Kent has standardized its wireless network on Cisco's Unified Wireless Architecture service, Nguyen says. The system is running Cisco 6500s—powerful switches to control network access—with 10-gigabit backbones connecting some of the schools.
Cisco has been providing technologies for WLANs in the education market since wireless technology emerged. Colleges and universities were among the earliest adopters, Gibson says, but K-12 school districts were a close second. Now some districts seem to be blazing a veritable wireless trail for the communities at large.
One of the largest WLANs in the world was implemented by Virginia's Fairfax County Public Schools. Fairfax County is the biggest school district in the state and the 12th largest in the country. Several years ago, the district set out to"break down classroom walls" by providing wireless broadbandaccess to every classroom, says Fairfax County AssistantSuperintendent and CEO Maribeth Luftglass."Our community is very high-tech," she says. "There's anexpectation here that everything will be online. And wirelessconnectivity goes along with that."
Today, Fairfax operates a network of 7,500 Cisco Aironet 1100 Series access points deployed throughout the district's 242 schools and other facilities. The district manages its WLAN with the AirWave Management Platform, a software application installed on multiple servers in the district's network operations center.
WLAN technology has also emerged as an important enabling technology that lets school districts extend their existing networks into areas where hardwiring would be expensive or difficult. At the Kent School District, for example, wireless made it possible to put computers into environments with infrastructure-related restrictions. "We're talking about buildings that were so old they barely had power," Nguyen says, "sites where it would simply cost too much to run networking cables. Wireless eliminated that restriction."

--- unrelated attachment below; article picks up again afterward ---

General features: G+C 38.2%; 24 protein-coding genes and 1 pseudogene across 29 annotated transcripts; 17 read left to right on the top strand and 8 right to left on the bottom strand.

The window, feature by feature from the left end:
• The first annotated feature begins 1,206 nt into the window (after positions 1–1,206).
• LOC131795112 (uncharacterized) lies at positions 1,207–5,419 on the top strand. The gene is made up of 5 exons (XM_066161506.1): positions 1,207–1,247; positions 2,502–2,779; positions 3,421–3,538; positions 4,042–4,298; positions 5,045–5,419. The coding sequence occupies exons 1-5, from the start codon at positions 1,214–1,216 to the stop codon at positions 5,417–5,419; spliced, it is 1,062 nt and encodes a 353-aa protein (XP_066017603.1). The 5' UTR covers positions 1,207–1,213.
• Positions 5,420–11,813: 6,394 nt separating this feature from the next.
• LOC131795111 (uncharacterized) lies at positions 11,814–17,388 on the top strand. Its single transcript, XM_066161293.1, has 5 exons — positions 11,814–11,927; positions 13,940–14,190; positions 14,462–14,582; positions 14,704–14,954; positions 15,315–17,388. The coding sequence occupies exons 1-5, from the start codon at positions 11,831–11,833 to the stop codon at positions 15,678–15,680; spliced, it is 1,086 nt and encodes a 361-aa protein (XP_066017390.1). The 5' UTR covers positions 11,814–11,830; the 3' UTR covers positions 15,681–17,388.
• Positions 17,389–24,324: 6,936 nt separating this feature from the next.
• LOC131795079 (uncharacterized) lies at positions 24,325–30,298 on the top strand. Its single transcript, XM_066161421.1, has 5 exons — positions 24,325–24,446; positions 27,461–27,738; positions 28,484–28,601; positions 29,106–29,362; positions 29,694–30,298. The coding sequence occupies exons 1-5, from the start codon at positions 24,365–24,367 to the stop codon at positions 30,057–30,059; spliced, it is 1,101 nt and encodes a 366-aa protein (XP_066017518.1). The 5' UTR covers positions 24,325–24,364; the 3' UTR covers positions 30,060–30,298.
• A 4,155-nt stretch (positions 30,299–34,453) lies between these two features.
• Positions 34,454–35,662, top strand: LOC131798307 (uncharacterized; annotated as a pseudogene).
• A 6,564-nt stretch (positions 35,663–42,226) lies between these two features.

Nguyen believes wireless is becoming an essential educational technology. And it looks like he's not alone: According to Market Data Retrieval's report,"The K-12 Technology Review 2005," wireless is spreadingfast among school districts. In 2001, when MDR researchersfirst asked schools about the availability of wireless networks,just 10 percent reported using any wireless network system.In 2005, the researchers found 45 percent reported usingwireless networks. "The growth is evident at all school types,"the researchers wrote, "although senior high schools (54 percent)are more likely to have wireless networks than elementaryschools (40 percent)."
Nguyen insists that the value of wireless as a learning tool and an enabler of new forms of collaboration transcends any bottom-line benefits it might provide. "During our pilot program, I stopped into a classroom to observe what was happening," Nguyen says. "The students were collaborating through their wireless laptops, and one student submitted a document to the teacher related to what they were all working on. The teacher thought it was a great example, and asked the student to stand up and talk about it more. It was only then that she realized the student wasn't in the classroom. She was home sick that day, but still collaborating with her fellow students on the assignment."
John K.Waters is a freelance writer based in Palo Alto, CA.
This article originally appeared in the 02/01/2007 issue of THE Journal.